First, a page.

Hugh Brody, writer, anthropologist and filmmaker, writes in The Other Side Of Eden on the enforced teaching of English as a replacement, not addition to, the native languages of North America.
As a musician I have the opportunity to drive the length and breadth of England, but I carry with me that selfsame ‘wordlessness’ because England’s history, like every other nation’s history, is written by the ‘winners’. For example, Castle Howard is one of England’s flagship stately homes – probably on the ‘Icons Online’ list – but what of Hinderskelf, the village which was levelled to make way for it? There are many such examples – the English enclosures have taken place over seven centuries.
Where clearances were carried out in, for example, Scotland and Ireland, those atrocities have entered the cultural fabric of those countries. They are eloquently mourned in song, story, poetry, painting and dance, and carried in the heart of Anon. from generation to generation. But when your oppressor is writing your history for you, there will be a great many glaring omissions, and I do not believe it is an overstatement to say that ‘the English’ have not been allowed to mourn the loss of that which defined them.
Rather than focus further on the enclosures I would like to give an example of how subtle the paradox is by looking at the vast body of song on the subject of Napoleon.
‘Official’ history focuses pretty much on battles and dates, for example, this line from the BBC’s website: ‘... along with the help of Prussian general von Bluecher he [the Duke of Wellington] defeated Napoleon at Waterloo in 1815, bringing Napoleon’s reign to an end.’ But Anon. is captivated by the emperor’s exploits, by the Prussian act of betrayal which leads to the downfall at Waterloo, and by the romanticism of the exile to Saint Helena, and an outpouring of song ensues. It is in between the lines of these songs that you can hear an unspoken hope, a yearning for Napoleon to cross the channel and overthrow the system which oppresses them, but for the English singer to sing in outright praise of Napoleon was not just unpatriotic it was treasonable. The closest to crossing the line I have ever heard is in the song ‘Our Captain Calls All-hands’; the young man is leaving for war and the girl asks ‘How can you go abroad fighting for strangers?’ It is that use of the word ‘for’ which lays bare the plight of England’s Anon.. It always has and it does still.
to Hinderskelf, to the suicide in my local park
I am aware that this subject extends too far to be dealt with in one article, but I have tried to raise these issues in the spirit which I was invited, the very personal view of a musician working in England today. Out of all this negativity there is a creative freedom which stems from this ‘wordlessness’, and it is to be found in the atavistic gaps which result from such a tattered tradition. My teaching engagements at the University of Limerick were enough to show me that, so strong is the tradition in Ireland, that musicians are able to split hairs to an extent that we here in England are not. But it is England’s cultural alopecia which has stirred me to concentrate on composition and writing in particular and to take regular sabbaticals from the restrictions of the ‘folk scene’.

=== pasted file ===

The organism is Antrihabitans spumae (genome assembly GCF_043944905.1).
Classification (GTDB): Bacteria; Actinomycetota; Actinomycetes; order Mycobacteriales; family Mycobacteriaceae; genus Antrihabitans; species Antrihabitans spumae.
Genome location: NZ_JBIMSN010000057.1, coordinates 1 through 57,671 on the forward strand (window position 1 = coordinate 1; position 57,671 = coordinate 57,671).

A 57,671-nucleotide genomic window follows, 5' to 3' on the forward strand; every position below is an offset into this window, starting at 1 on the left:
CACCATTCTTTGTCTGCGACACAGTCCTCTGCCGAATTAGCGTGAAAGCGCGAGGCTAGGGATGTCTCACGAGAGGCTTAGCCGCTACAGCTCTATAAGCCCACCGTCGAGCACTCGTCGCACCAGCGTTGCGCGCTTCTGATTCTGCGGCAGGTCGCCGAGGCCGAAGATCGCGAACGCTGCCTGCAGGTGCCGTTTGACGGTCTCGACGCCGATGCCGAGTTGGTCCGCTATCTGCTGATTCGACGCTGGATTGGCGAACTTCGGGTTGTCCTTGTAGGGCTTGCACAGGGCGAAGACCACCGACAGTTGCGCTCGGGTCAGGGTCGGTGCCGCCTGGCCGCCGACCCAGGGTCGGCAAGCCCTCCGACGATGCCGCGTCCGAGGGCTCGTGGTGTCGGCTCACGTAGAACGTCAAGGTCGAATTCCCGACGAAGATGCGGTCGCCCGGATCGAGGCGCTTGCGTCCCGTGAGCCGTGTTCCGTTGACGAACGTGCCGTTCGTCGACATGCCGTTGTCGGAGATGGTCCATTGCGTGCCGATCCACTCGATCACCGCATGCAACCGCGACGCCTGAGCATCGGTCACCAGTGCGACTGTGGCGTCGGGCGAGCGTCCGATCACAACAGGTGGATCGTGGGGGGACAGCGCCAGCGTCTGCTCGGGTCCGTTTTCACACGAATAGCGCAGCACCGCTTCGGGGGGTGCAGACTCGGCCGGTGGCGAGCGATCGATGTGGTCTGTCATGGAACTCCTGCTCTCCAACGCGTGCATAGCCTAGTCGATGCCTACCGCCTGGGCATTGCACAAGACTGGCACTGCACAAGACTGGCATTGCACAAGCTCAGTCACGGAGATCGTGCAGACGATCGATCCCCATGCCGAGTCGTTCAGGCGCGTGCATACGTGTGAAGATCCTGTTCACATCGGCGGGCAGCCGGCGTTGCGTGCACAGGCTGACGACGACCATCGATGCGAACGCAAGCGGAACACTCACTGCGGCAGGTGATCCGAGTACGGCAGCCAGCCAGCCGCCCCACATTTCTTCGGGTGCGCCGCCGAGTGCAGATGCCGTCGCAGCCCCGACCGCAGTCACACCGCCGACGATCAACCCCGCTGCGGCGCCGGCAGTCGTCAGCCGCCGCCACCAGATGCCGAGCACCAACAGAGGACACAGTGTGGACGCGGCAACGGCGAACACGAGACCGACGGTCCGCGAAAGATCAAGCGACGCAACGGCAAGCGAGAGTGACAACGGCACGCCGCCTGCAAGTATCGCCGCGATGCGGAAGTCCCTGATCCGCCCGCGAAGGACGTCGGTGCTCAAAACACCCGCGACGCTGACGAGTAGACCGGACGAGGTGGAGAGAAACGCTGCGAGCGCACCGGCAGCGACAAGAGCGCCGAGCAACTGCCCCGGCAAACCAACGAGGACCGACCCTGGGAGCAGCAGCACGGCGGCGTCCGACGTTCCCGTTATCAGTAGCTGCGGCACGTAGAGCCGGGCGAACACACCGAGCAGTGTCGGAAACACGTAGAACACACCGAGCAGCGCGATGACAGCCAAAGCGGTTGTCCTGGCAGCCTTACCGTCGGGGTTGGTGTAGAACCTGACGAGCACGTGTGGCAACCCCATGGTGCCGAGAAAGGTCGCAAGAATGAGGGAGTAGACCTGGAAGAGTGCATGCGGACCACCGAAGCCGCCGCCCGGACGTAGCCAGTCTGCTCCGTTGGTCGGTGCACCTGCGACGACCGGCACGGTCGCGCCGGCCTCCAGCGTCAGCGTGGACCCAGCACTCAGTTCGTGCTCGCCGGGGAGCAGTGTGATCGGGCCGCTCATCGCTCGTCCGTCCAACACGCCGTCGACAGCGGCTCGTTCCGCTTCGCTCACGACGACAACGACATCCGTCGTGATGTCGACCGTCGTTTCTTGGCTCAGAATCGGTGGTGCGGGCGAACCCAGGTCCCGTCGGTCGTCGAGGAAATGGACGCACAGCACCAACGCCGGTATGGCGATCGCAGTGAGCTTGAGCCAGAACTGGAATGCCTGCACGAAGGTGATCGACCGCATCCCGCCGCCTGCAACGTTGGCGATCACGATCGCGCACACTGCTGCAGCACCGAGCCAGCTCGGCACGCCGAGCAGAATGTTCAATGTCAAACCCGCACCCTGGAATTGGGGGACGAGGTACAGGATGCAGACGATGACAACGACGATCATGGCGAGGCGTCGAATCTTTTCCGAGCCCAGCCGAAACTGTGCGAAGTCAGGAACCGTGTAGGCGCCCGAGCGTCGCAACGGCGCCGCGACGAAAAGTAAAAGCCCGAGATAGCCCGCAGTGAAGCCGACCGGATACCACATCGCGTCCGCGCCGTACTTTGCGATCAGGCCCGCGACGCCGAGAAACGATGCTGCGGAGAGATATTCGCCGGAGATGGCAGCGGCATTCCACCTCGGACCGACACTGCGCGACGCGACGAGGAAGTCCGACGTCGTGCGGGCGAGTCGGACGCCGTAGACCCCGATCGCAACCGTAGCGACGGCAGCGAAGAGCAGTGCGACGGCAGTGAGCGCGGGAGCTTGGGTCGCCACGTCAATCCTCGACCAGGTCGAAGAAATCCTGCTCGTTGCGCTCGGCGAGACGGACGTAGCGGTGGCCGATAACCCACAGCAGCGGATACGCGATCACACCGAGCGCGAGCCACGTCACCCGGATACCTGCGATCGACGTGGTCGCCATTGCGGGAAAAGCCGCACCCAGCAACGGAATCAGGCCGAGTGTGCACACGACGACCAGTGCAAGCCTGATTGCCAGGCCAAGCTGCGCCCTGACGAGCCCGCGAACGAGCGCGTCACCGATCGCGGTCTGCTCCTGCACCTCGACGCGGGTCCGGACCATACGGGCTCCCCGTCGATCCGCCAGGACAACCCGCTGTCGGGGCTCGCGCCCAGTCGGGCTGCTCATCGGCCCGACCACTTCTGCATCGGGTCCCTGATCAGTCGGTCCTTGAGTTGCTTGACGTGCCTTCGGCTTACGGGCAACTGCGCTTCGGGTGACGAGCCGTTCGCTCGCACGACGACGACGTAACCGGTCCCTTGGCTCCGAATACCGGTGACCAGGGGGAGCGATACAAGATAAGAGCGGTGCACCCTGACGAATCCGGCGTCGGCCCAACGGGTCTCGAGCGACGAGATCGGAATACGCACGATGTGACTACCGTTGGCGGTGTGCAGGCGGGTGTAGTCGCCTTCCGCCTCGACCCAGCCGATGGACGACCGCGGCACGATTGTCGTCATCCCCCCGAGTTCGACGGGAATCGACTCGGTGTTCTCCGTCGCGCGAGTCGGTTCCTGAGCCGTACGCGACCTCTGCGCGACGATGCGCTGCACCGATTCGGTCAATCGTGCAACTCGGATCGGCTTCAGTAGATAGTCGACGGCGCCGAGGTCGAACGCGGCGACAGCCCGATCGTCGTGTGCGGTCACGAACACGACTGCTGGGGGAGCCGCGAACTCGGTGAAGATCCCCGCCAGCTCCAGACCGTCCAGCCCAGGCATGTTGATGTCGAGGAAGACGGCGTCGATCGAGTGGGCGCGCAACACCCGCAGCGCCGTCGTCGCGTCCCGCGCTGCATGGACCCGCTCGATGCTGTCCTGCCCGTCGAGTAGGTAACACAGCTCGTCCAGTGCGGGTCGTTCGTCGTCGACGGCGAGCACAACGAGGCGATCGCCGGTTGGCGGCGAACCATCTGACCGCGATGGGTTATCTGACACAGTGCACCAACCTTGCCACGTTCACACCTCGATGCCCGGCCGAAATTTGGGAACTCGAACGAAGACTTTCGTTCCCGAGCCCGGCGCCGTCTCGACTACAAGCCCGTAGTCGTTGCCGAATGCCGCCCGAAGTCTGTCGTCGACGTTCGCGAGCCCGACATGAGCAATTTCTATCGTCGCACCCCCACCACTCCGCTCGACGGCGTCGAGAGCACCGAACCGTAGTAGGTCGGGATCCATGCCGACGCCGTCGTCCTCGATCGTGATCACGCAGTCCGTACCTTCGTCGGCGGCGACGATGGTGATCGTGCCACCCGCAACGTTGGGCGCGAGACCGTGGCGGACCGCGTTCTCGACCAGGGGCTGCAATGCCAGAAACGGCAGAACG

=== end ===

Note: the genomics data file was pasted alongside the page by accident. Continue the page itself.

Recent sabbaticals have produced work for BBC Radio 3. Listening to The River was a demonstration of a relationship England’s indigenous music has always had with regional speech and landscape. Christmas Champions was a collaboration with writer and storyteller Hugh Lupton and was a piece which delved into the mysteries of England’s Mummers’ Play. Far from a documentary on the subject it became a dreamlike journey along linear time (days, months, years) and circular time (seasons, ceremony, ancestral evocation). Traditional music has never adhered to the constructed boundaries of a governing class. Nor should our sense of ourselves.
From Peterloo to Hinderskelf, to the suicide in my local park, it is the singer who will teach ‘the English’ how to love themselves. It is the singer who will encourage the ‘English’ to place their official history to one side for a moment and look to their individual stories. It is the singer who still, in the year 2006 asks ‘How can you go abroad fighting for strangers?’ And when we look more closely at our own individual stories we will find acts of stoicism, creativity, ingenuity, constancy, silliness and all the things that are common to humans the world over. We are no different from anyone else. Our indigenous cultural inheritance is no richer than anyone else’s, but how long must we wait before we understand that it is no poorer?
This article was first published in the March-April 2006 issue of the Journal of Music in Ireland.